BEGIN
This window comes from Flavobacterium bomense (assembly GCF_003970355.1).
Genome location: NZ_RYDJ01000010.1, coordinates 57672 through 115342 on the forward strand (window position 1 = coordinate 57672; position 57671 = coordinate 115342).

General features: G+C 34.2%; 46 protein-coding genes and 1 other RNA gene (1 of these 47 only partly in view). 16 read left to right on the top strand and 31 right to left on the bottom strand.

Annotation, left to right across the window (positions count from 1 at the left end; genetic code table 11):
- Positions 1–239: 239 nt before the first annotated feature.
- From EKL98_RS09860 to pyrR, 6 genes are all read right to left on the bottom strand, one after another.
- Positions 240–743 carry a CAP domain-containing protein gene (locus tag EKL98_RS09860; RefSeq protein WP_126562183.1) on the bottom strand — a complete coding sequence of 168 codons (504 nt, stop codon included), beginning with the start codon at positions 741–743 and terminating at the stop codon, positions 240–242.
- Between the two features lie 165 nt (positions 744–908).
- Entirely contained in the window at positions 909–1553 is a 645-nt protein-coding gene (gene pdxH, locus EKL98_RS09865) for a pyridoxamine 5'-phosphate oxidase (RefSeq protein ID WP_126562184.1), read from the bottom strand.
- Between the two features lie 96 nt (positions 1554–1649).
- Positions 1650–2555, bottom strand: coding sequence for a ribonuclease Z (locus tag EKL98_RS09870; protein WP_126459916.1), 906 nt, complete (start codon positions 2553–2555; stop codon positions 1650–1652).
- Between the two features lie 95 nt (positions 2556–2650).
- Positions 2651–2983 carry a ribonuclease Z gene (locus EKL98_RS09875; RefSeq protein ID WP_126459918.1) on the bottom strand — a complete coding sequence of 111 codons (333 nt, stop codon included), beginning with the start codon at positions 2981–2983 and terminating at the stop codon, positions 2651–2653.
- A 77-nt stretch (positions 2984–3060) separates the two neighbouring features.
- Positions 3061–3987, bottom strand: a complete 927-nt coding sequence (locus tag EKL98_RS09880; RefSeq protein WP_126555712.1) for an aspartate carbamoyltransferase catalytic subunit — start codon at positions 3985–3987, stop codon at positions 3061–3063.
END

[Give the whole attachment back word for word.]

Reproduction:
This window comes from Flavobacterium bomense (assembly GCF_003970355.1).
Genome location: NZ_RYDJ01000010.1, coordinates 57672 through 115342 on the forward strand (window position 1 = coordinate 57672; position 57671 = coordinate 115342).

General features: G+C 34.2%; 46 protein-coding genes and 1 other RNA gene (1 of these 47 only partly in view). 16 read left to right on the top strand and 31 right to left on the bottom strand.

Annotation, left to right across the window (positions count from 1 at the left end; genetic code table 11):
- Positions 1–239: 239 nt before the first annotated feature.
- From EKL98_RS09860 to pyrR, 6 genes are all read right to left on the bottom strand, one after another.
- Positions 240–743 carry a CAP domain-containing protein gene (locus tag EKL98_RS09860; RefSeq protein WP_126562183.1) on the bottom strand — a complete coding sequence of 168 codons (504 nt, stop codon included), beginning with the start codon at positions 741–743 and terminating at the stop codon, positions 240–242.
- Between the two features lie 165 nt (positions 744–908).
- Entirely contained in the window at positions 909–1553 is a 645-nt protein-coding gene (gene pdxH, locus EKL98_RS09865) for a pyridoxamine 5'-phosphate oxidase (RefSeq protein ID WP_126562184.1), read from the bottom strand.
- Between the two features lie 96 nt (positions 1554–1649).
- Positions 1650–2555, bottom strand: coding sequence for a ribonuclease Z (locus tag EKL98_RS09870; protein WP_126459916.1), 906 nt, complete (start codon positions 2553–2555; stop codon positions 1650–1652).
- Between the two features lie 95 nt (positions 2556–2650).
- Positions 2651–2983 carry a ribonuclease Z gene (locus EKL98_RS09875; RefSeq protein ID WP_126459918.1) on the bottom strand — a complete coding sequence of 111 codons (333 nt, stop codon included), beginning with the start codon at positions 2981–2983 and terminating at the stop codon, positions 2651–2653.
- A 77-nt stretch (positions 2984–3060) separates the two neighbouring features.
- Positions 3061–3987, bottom strand: a complete 927-nt coding sequence (locus tag EKL98_RS09880; RefSeq protein WP_126555712.1) for an aspartate carbamoyltransferase catalytic subunit — start codon at positions 3985–3987, stop codon at positions 3061–3063.